Carl Byoir's name is now PR history

LOS ANGELES: Hill & Knowlton in the US is closing the doors on one

of the oldest names in public relations, Carl Byoir & Associates, citing

"current market conditions."

The decision to close or "suspend" its activities illustrates the

difficulty H&K has had trying to revive the shop's illustrious past.

Chairman and CEO of H&K Howard Paster admitted, "The Carl Byoir brand

has a tremendously rich heritage, but it struggled to find its niche

from the mid-'80s to mid-'90s."

H&K bought the firm in the mid-'80s, and brought in new management five

years ago in an attempt to breathe new life into the firm that had once

helped shape the progress of the industry, but had recently lost its


Paster explained that market conditions had "shrunk the pipeline of

premium business." The firm prided itself on counseling senior

management with non-traditional PR programs.

Staffers have been made redundant, and were notified of the decision on

November 1. However, H&K has reserved the right to resurrect the firm's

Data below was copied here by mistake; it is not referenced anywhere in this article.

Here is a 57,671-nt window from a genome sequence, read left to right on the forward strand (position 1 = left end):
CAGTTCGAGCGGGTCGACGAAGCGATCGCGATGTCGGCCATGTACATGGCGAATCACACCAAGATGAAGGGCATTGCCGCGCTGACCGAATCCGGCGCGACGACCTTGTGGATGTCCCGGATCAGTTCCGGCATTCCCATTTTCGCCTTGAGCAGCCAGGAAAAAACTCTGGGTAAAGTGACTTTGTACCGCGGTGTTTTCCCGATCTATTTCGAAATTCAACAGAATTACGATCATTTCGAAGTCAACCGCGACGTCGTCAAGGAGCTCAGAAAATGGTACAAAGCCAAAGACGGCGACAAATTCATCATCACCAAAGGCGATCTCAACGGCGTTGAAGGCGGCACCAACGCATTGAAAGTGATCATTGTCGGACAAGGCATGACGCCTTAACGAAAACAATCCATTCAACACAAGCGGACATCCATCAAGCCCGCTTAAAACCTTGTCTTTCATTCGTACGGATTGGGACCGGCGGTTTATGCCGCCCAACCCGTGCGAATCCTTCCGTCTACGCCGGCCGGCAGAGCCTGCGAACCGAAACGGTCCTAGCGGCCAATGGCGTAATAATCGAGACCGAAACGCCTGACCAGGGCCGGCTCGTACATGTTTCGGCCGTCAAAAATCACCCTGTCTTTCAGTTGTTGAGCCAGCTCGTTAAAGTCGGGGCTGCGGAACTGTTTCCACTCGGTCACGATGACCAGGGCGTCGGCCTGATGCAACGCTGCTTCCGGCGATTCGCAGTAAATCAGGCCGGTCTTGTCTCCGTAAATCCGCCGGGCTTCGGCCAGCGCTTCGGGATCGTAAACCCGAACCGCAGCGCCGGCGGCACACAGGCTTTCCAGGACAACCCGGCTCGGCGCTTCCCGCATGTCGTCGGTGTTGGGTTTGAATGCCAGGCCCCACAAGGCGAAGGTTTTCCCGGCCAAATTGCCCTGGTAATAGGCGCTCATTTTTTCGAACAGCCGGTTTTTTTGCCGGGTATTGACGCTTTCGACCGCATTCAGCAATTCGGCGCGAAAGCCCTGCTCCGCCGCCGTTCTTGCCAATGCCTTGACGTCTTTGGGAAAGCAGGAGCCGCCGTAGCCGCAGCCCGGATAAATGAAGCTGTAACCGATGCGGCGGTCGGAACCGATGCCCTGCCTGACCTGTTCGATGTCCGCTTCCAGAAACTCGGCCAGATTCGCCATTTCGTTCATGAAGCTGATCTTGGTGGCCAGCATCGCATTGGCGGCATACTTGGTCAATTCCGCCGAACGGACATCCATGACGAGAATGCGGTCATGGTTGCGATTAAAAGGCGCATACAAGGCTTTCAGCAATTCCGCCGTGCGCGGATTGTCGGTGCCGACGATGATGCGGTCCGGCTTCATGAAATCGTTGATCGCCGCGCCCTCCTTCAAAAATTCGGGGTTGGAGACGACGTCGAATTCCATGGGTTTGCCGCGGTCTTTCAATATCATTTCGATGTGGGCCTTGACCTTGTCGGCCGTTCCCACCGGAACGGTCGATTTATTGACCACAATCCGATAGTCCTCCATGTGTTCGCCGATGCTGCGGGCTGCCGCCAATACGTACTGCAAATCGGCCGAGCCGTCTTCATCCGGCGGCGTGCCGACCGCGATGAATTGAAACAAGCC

US operations, and made it clear that overseas operations will not be

affected. The agency will continue to operate in Sydney, Melbourne,

Milan, Brussels, and Amsterdam, though it is unclear how much weight the

name will hold without a US counterpart.

Founded in the 1930s, Carl Byoir worked for the Eastern Railroads

company and was later hired by Cuban President Machado as the country's

first PR firm. The Museum of Public Relations has carried retrospectives

of the firm.

Maureen Crow, who has managed the business since 1996, was unavailable

for comment as PRWeek went to press, but said in a statement that the

"inventory of highly strategic consulting that Byoir targets is

tremendously diminished."

H&K was unable to provide staff numbers or revenues. The agency's

figures are not broken out from H&K's.

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